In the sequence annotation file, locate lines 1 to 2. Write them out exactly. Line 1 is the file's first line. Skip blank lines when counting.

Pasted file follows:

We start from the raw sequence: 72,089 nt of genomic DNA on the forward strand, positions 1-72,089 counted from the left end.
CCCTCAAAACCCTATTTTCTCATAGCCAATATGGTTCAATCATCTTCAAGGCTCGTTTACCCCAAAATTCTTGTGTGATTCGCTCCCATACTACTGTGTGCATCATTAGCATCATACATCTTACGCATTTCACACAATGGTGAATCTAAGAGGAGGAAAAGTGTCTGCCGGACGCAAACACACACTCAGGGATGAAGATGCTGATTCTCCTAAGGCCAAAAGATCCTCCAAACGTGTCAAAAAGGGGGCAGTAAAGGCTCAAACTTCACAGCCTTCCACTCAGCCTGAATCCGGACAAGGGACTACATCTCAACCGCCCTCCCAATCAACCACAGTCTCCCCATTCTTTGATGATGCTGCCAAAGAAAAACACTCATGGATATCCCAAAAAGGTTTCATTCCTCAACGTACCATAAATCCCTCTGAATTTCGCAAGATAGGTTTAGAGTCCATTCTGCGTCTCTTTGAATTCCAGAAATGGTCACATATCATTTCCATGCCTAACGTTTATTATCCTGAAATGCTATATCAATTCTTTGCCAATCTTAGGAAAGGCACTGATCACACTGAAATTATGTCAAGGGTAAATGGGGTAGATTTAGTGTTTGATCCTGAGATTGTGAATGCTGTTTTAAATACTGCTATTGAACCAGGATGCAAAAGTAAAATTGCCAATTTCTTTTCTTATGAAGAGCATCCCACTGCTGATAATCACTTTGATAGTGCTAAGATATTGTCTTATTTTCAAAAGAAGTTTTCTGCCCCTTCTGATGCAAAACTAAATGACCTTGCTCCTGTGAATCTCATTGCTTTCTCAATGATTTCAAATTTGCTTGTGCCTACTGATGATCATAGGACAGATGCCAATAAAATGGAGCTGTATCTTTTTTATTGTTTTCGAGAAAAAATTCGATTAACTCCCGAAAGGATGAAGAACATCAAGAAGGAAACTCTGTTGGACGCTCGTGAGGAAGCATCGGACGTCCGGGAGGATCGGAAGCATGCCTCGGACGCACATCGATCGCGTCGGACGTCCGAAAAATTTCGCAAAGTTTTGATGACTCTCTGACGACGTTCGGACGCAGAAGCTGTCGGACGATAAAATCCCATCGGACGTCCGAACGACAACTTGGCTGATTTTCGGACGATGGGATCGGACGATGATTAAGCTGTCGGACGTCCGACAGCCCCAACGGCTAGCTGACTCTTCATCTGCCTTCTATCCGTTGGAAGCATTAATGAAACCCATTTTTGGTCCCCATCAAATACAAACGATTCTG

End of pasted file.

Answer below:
We start from the raw sequence: 72,089 nt of genomic DNA on the forward strand, positions 1-72,089 counted from the left end.
CCCTCAAAACCCTATTTTCTCATAGCCAATATGGTTCAATCATCTTCAAGGCTCGTTTACCCCAAAATTCTTGTGTGATTCGCTCCCATACTACTGTGTGCATCATTAGCATCATACATCTTACGCATTTCACACAATGGTGAATCTAAGAGGAGGAAAAGTGTCTGCCGGACGCAAACACACACTCAGGGATGAAGATGCTGATTCTCCTAAGGCCAAAAGATCCTCCAAACGTGTCAAAAAGGGGGCAGTAAAGGCTCAAACTTCACAGCCTTCCACTCAGCCTGAATCCGGACAAGGGACTACATCTCAACCGCCCTCCCAATCAACCACAGTCTCCCCATTCTTTGATGATGCTGCCAAAGAAAAACACTCATGGATATCCCAAAAAGGTTTCATTCCTCAACGTACCATAAATCCCTCTGAATTTCGCAAGATAGGTTTAGAGTCCATTCTGCGTCTCTTTGAATTCCAGAAATGGTCACATATCATTTCCATGCCTAACGTTTATTATCCTGAAATGCTATATCAATTCTTTGCCAATCTTAGGAAAGGCACTGATCACACTGAAATTATGTCAAGGGTAAATGGGGTAGATTTAGTGTTTGATCCTGAGATTGTGAATGCTGTTTTAAATACTGCTATTGAACCAGGATGCAAAAGTAAAATTGCCAATTTCTTTTCTTATGAAGAGCATCCCACTGCTGATAATCACTTTGATAGTGCTAAGATATTGTCTTATTTTCAAAAGAAGTTTTCTGCCCCTTCTGATGCAAAACTAAATGACCTTGCTCCTGTGAATCTCATTGCTTTCTCAATGATTTCAAATTTGCTTGTGCCTACTGATGATCATAGGACAGATGCCAATAAAATGGAGCTGTATCTTTTTTATTGTTTTCGAGAAAAAATTCGATTAACTCCCGAAAGGATGAAGAACATCAAGAAGGAAACTCTGTTGGACGCTCGTGAGGAAGCATCGGACGTCCGGGAGGATCGGAAGCATGCCTCGGACGCACATCGATCGCGTCGGACGTCCGAAAAATTTCGCAAAGTTTTGATGACTCTCTGACGACGTTCGGACGCAGAAGCTGTCGGACGATAAAATCCCATCGGACGTCCGAACGACAACTTGGCTGATTTTCGGACGATGGGATCGGACGATGATTAAGCTGTCGGACGTCCGACAGCCCCAACGGCTAGCTGACTCTTCATCTGCCTTCTATCCGTTGGAAGCATTAATGAAACCCATTTTTGGTCCCCATCAAATACAAACGATTCTG